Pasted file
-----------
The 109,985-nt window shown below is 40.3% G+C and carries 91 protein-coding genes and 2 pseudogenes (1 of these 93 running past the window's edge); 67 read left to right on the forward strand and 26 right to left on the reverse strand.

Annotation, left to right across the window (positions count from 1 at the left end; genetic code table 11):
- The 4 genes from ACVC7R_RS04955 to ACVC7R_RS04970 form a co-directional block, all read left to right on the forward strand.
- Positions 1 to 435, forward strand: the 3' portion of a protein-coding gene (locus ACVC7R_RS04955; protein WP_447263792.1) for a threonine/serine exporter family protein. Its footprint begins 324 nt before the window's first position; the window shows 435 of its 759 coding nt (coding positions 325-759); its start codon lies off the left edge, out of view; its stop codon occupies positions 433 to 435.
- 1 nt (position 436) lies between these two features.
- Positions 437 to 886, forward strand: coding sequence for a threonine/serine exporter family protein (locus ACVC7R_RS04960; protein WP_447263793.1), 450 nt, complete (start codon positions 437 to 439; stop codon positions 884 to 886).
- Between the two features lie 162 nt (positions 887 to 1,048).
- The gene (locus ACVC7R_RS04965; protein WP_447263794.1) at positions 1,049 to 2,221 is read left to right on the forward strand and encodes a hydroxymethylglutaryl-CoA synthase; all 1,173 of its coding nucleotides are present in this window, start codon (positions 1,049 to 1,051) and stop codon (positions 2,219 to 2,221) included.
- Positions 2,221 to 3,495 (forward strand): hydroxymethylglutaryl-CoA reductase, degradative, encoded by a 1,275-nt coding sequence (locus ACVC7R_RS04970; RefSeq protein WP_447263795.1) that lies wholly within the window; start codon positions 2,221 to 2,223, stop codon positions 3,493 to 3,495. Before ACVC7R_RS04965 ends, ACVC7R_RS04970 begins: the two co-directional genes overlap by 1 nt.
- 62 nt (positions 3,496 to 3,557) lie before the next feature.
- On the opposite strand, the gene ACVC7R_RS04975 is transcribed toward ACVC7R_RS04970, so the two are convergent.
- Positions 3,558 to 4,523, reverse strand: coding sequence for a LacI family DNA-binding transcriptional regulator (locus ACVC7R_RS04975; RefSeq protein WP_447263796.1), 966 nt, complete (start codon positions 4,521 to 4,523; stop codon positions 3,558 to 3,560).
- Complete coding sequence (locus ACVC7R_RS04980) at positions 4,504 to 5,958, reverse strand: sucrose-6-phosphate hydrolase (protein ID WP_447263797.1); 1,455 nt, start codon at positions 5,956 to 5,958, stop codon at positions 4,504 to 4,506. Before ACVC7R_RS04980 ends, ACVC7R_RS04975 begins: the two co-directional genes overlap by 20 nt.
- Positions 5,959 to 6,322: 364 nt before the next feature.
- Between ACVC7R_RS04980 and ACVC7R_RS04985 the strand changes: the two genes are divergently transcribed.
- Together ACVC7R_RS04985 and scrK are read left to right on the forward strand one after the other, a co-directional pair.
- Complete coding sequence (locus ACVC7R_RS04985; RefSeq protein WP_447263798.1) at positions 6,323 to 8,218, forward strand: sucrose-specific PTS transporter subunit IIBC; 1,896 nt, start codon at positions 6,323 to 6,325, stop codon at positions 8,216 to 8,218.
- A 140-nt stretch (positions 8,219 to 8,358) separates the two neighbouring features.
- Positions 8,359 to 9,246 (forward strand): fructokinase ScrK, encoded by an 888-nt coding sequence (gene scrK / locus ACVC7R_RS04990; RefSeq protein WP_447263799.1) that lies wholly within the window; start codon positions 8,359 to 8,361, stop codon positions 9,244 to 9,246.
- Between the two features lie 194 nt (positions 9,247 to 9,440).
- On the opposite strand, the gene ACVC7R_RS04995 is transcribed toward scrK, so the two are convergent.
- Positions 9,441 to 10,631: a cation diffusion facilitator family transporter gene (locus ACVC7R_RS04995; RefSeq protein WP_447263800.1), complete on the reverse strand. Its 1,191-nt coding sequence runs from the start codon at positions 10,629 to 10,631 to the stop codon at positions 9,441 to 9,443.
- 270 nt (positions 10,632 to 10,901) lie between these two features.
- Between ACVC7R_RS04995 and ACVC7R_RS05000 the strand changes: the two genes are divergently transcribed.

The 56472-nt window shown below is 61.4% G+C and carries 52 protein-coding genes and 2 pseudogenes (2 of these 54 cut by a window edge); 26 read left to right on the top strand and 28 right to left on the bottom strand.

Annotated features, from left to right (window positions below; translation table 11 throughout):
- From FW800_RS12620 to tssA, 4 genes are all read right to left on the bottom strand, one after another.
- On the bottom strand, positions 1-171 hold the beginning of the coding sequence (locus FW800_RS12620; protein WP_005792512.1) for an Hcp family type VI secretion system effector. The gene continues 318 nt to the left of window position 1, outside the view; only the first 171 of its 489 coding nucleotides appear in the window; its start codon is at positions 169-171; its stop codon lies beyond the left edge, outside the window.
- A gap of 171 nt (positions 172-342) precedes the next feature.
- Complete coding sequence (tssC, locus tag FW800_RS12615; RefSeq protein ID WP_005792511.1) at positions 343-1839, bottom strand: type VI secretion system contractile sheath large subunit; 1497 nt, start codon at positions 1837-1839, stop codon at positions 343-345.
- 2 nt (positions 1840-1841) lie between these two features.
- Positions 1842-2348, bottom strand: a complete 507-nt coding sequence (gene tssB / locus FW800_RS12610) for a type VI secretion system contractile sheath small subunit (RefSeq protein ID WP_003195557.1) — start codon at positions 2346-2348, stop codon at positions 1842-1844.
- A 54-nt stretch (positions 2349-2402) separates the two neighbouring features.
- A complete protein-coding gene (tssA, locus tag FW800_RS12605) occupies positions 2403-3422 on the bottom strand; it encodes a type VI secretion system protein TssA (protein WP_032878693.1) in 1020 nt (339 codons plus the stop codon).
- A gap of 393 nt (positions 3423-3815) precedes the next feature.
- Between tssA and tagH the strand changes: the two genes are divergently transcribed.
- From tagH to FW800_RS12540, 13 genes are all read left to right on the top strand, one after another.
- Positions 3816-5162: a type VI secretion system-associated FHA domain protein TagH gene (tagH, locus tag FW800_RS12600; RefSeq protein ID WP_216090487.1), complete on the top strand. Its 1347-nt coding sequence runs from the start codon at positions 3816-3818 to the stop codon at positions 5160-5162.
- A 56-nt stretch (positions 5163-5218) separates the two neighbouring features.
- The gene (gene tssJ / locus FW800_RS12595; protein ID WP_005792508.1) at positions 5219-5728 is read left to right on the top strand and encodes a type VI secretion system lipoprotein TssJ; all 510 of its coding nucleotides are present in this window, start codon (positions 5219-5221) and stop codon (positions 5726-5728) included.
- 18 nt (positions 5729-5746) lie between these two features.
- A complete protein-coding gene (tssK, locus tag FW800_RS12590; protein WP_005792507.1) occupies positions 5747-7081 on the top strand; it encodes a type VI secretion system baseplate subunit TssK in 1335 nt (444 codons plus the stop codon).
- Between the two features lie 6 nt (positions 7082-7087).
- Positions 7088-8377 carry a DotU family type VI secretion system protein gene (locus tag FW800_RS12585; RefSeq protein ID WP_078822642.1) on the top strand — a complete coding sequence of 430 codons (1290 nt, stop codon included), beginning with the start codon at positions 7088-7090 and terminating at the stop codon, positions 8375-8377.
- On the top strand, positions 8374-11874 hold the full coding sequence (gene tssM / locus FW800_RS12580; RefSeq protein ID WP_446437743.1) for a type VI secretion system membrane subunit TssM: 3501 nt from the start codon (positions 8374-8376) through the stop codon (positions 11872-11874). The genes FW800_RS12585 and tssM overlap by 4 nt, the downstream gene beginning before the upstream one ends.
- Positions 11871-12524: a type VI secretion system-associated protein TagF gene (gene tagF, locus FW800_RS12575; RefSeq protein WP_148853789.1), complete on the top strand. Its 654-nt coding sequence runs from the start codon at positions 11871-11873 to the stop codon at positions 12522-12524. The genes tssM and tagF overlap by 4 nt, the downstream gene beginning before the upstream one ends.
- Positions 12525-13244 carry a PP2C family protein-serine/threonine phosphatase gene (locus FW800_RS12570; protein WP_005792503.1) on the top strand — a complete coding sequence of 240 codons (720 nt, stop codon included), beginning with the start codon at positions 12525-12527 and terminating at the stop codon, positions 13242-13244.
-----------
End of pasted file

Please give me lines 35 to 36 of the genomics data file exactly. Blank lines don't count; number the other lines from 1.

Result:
- A gap of 393 nt (positions 3423-3815) precedes the next feature.
- Between tssA and tagH the strand changes: the two genes are divergently transcribed.